An EJB container is the heart of an EJB environment, in the same way an ORB is the heart of a CORBA environment. The container registers EJB objects for remote access, manages transactions between clients and EJB objects, provides access control over specific methods on the EJB, and manages the creation, pooling, and destruction of enterprise beans. The container also registers the home interface for each type of bean under a given name in a JNDI namespace, allowing remote clients to find the home interfaces and use them to create enterprise beans.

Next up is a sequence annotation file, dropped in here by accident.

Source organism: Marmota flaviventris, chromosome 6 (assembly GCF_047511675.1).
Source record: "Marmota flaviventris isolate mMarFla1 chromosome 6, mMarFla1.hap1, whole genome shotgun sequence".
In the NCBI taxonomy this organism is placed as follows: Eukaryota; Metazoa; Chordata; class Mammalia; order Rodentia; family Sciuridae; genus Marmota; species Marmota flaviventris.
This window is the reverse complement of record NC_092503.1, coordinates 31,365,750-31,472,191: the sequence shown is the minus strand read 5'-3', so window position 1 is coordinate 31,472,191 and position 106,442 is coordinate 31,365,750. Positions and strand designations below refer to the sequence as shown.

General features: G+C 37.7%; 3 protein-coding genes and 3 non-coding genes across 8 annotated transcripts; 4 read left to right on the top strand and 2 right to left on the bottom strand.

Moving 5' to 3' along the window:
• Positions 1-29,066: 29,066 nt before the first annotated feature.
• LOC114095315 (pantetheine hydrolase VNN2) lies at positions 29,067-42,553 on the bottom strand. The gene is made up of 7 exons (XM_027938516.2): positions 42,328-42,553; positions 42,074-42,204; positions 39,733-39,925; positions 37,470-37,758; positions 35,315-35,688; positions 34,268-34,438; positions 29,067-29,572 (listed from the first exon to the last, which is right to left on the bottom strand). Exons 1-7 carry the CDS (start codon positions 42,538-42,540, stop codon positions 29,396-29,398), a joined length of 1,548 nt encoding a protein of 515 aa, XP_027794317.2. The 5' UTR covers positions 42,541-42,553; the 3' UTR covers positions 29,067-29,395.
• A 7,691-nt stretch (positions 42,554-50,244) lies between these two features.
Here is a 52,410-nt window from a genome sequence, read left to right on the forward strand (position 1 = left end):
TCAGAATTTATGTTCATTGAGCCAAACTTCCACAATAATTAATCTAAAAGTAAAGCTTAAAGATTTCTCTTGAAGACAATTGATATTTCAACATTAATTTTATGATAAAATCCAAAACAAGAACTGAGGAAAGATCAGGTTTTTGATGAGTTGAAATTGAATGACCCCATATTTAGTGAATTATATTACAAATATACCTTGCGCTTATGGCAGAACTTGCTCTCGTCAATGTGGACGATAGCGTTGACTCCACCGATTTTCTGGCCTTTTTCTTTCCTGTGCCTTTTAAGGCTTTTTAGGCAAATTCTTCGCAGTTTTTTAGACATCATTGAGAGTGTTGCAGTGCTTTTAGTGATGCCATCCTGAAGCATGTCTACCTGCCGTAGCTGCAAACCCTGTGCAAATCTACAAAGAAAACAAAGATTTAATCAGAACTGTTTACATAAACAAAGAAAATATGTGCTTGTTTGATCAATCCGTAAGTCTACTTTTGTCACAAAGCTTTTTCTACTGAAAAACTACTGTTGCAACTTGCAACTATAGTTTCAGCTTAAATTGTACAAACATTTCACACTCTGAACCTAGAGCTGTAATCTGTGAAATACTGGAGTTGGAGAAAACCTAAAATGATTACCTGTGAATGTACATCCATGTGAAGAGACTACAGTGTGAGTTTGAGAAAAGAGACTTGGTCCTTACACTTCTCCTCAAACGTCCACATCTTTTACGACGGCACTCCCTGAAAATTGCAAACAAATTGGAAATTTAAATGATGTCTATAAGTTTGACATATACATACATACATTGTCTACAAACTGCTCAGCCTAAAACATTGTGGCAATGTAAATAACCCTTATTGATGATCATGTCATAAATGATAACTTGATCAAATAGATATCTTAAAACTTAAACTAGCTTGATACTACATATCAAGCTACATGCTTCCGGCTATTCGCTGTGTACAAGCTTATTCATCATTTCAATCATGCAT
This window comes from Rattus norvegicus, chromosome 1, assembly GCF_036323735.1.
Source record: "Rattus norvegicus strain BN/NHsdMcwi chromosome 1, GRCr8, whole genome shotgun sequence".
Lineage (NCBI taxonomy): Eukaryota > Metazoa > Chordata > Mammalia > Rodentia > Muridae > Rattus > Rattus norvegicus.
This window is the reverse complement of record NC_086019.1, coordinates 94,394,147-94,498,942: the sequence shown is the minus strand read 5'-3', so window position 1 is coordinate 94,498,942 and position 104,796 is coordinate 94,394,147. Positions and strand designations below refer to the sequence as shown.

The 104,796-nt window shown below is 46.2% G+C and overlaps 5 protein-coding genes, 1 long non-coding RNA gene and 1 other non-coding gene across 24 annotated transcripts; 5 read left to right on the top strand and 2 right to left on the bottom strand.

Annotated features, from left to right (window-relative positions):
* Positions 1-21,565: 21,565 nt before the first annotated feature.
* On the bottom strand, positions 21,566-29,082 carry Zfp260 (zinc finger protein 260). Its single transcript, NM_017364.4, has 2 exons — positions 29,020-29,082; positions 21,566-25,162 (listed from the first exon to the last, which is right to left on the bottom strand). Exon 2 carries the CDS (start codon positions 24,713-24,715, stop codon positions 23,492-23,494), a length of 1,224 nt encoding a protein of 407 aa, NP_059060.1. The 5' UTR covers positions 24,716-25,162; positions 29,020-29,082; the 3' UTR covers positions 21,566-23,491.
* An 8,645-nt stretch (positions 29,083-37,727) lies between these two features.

Once you provide the EJB container with the home and remote interfaces and the implementation class for your bean, along with a deployment descriptor, the container is responsible for generating the various classes that connect these components, as shown in Figure. The home and remote interfaces you provide are RMI Remote interfaces; the container generates both the client stubs and the server-side implementation for these interfaces. When a client looks up a bean's home interface through JNDI, it receives an instance of the home stub class. All methods invoked on this stub are remotely invoked, via RMI, on the corresponding home implementation object on the EJB server. Similarly, if the client creates or finds any beans through the home stub, the client receives remote object stubs, and methods invoked on the stubs are passed through RMI to corresponding implementation objects on the server. These remote objects are linked, through the EJB container, to a corresponding enterprise bean object, which is an instance of your bean-implementation class. Optionally, the EJB container may also generate a container-specific subclass of your bean implementation (e.g., if it wants to augment some of your bean methods to facilitate synchronization with the container).